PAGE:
For example, although the Department of Corrections could furlough an officer, the agency would then have to find another employee who would be paid time-and-a-half to staff that very same position. Terrill said the deferred compensation plan would provide a more reasonable alternative to that somewhat bizarre scenario.
Terrill said the deferred payment concept has not been tried in Oklahoma, but has been implemented in a few other states. Workers could still choose to take a furlough day instead of deferred compensation under the plan.
Terrill also called for immediately initiating and expanding early retirement buyouts in state government, providing incentives for all workers within two to three years of full retirement to voluntarily accept a buyout offer.
Currently, early buyouts typically target workers within one year of retirement. The Department of Corrections was recently able to vacate 119 positions through an early retirement offer.
“One agency was able to reduce 119 positions by simply buying out those within months of full retirement,” Terrill said. “Imagine what would happen if we expanded that across all of state government and included every employee within two to three years of retirement. You would achieve a significant savings while also doing right by those workers.”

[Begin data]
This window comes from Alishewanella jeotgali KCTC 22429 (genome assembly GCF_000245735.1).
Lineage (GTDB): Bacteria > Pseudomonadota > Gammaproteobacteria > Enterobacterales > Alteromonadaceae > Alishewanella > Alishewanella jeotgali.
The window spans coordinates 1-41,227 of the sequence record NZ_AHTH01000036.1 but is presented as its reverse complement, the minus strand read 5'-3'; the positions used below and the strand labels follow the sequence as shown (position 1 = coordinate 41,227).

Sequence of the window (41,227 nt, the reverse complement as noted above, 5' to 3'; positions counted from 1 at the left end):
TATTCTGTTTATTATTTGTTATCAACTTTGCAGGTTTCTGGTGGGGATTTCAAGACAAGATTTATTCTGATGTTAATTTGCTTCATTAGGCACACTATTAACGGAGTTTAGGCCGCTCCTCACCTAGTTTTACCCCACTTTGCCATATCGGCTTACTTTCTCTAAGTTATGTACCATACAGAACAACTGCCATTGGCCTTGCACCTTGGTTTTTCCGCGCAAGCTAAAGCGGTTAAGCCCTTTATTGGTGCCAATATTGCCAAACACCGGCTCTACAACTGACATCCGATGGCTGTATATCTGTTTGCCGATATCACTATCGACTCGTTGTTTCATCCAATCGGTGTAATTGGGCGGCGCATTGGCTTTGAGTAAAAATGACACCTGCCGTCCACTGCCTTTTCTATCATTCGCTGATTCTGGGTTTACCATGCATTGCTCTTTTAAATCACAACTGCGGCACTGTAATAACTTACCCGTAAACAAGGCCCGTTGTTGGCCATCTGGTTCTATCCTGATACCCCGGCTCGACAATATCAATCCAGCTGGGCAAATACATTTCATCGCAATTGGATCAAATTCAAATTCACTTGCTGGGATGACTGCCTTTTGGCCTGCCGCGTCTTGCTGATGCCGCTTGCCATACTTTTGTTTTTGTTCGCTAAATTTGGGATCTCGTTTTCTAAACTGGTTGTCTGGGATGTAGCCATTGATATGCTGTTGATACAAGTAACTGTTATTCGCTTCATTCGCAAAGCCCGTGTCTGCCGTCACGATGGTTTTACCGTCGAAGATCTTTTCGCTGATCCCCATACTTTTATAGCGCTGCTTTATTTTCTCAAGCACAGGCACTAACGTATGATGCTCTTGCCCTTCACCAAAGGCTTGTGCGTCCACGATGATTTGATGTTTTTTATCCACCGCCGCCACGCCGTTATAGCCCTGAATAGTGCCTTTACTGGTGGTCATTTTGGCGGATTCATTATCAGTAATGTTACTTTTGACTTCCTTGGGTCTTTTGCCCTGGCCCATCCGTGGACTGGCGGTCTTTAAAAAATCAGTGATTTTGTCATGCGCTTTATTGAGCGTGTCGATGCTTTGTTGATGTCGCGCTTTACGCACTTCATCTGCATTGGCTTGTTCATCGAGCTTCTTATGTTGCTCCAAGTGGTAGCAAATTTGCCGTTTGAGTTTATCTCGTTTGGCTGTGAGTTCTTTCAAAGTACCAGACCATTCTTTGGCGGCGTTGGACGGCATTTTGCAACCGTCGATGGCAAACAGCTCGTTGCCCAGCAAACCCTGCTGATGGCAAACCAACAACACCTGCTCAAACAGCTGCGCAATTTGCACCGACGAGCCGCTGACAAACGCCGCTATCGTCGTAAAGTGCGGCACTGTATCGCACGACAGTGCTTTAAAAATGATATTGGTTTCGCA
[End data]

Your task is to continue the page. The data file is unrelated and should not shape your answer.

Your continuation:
The buyout would include payment of a worker’s next longevity check, allowing workers to cash out all unused annual leave, payment of 18 months of the employee’s health coverage, and an early retirement incentive that could take several different forms.
Excluding teachers and higher education employees, there are more than 35,000 state employees each earning an average of approximately $35,000 annually plus benefits.
Based on extrapolations from the Department of Corrections retirement buyout, Terrill noted a statewide program could vacate as many as 1,500 government positions.
“An aggressive early retirement program could generate an almost immediate 4-percent decrease in the state government workforce and save $52.5 million annually plus another $15 million in benefits,” Terrill noted. “And, $67.5 million on an annual basis is certainly not an insignificant sum.”
If teachers and higher education employees (who earn more than $40,000 per year on average) were ultimately included in the buyout plan, the savings could triple to more than $200 million per year, Terrill noted.
“The scope of the economic downturn is going to last more than one fiscal year, so it makes sense to expand retirement buyouts to those who would likely leave during that time frame,” Terrill said. “The early retirement plan would involve some upfront expense, but it provides a huge back-end savings as we go into the next fiscal year and beyond.”
The Oklahoma Public Employees Association this morning endorsed the deferred payment plan and the use of statewide VOBO’s as a method to help ease the state’s budget crisis and reduce the needs for furloughs or large-scale employee reductions, said OPEA Executive Director Sterling Zearley.
“The morale of the state workforce is being decimated by the current furloughs and RIF’s,” Zearley said. “This will not fix the current budget situation but it will certainly help ease some of the anxiety as well as give agency leaders more flexibility as we move into the next few fiscal years.”